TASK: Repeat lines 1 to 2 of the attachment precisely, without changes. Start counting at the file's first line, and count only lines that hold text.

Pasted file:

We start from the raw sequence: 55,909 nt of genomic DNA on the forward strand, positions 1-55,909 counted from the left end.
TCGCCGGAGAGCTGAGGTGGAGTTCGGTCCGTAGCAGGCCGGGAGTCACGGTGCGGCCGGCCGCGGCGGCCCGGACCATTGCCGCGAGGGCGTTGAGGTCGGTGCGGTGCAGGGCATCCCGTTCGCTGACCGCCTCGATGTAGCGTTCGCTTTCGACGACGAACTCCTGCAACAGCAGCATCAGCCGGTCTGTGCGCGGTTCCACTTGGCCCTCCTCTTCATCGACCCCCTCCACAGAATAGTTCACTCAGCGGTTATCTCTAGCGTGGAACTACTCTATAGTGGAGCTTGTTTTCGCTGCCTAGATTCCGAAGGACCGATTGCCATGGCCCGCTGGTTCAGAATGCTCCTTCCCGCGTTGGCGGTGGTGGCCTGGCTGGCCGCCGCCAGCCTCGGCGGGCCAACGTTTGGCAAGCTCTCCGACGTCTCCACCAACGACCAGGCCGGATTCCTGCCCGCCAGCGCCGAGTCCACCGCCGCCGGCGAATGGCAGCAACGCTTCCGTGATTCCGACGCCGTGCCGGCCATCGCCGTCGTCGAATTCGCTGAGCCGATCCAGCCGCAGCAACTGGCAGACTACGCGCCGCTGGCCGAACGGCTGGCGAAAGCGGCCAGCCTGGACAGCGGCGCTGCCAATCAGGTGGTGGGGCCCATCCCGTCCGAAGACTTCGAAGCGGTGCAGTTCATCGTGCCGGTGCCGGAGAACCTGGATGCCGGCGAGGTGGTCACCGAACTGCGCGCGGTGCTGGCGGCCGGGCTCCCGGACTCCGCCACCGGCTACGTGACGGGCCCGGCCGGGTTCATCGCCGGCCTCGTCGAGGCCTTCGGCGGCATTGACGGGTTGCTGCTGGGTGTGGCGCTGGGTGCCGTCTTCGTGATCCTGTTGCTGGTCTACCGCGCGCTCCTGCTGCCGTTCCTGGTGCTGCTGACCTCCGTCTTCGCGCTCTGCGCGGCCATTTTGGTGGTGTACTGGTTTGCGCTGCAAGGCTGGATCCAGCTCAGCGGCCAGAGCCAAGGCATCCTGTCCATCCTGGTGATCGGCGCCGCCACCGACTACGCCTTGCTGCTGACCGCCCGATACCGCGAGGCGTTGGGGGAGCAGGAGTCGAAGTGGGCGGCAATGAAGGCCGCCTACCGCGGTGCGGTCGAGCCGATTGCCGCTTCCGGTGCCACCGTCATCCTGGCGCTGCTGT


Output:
We start from the raw sequence: 55,909 nt of genomic DNA on the forward strand, positions 1-55,909 counted from the left end.
TCGCCGGAGAGCTGAGGTGGAGTTCGGTCCGTAGCAGGCCGGGAGTCACGGTGCGGCCGGCCGCGGCGGCCCGGACCATTGCCGCGAGGGCGTTGAGGTCGGTGCGGTGCAGGGCATCCCGTTCGCTGACCGCCTCGATGTAGCGTTCGCTTTCGACGACGAACTCCTGCAACAGCAGCATCAGCCGGTCTGTGCGCGGTTCCACTTGGCCCTCCTCTTCATCGACCCCCTCCACAGAATAGTTCACTCAGCGGTTATCTCTAGCGTGGAACTACTCTATAGTGGAGCTTGTTTTCGCTGCCTAGATTCCGAAGGACCGATTGCCATGGCCCGCTGGTTCAGAATGCTCCTTCCCGCGTTGGCGGTGGTGGCCTGGCTGGCCGCCGCCAGCCTCGGCGGGCCAACGTTTGGCAAGCTCTCCGACGTCTCCACCAACGACCAGGCCGGATTCCTGCCCGCCAGCGCCGAGTCCACCGCCGCCGGCGAATGGCAGCAACGCTTCCGTGATTCCGACGCCGTGCCGGCCATCGCCGTCGTCGAATTCGCTGAGCCGATCCAGCCGCAGCAACTGGCAGACTACGCGCCGCTGGCCGAACGGCTGGCGAAAGCGGCCAGCCTGGACAGCGGCGCTGCCAATCAGGTGGTGGGGCCCATCCCGTCCGAAGACTTCGAAGCGGTGCAGTTCATCGTGCCGGTGCCGGAGAACCTGGATGCCGGCGAGGTGGTCACCGAACTGCGCGCGGTGCTGGCGGCCGGGCTCCCGGACTCCGCCACCGGCTACGTGACGGGCCCGGCCGGGTTCATCGCCGGCCTCGTCGAGGCCTTCGGCGGCATTGACGGGTTGCTGCTGGGTGTGGCGCTGGGTGCCGTCTTCGTGATCCTGTTGCTGGTCTACCGCGCGCTCCTGCTGCCGTTCCTGGTGCTGCTGACCTCCGTCTTCGCGCTCTGCGCGGCCATTTTGGTGGTGTACTGGTTTGCGCTGCAAGGCTGGATCCAGCTCAGCGGCCAGAGCCAAGGCATCCTGTCCATCCTGGTGATCGGCGCCGCCACCGACTACGCCTTGCTGCTGACCGCCCGATACCGCGAGGCGTTGGGGGAGCAGGAGTCGAAGTGGGCGGCAATGAAGGCCGCCTACCGCGGTGCGGTCGAGCCGATTGCCGCTTCCGGTGCCACCGTCATCCTGGCGCTGCTGT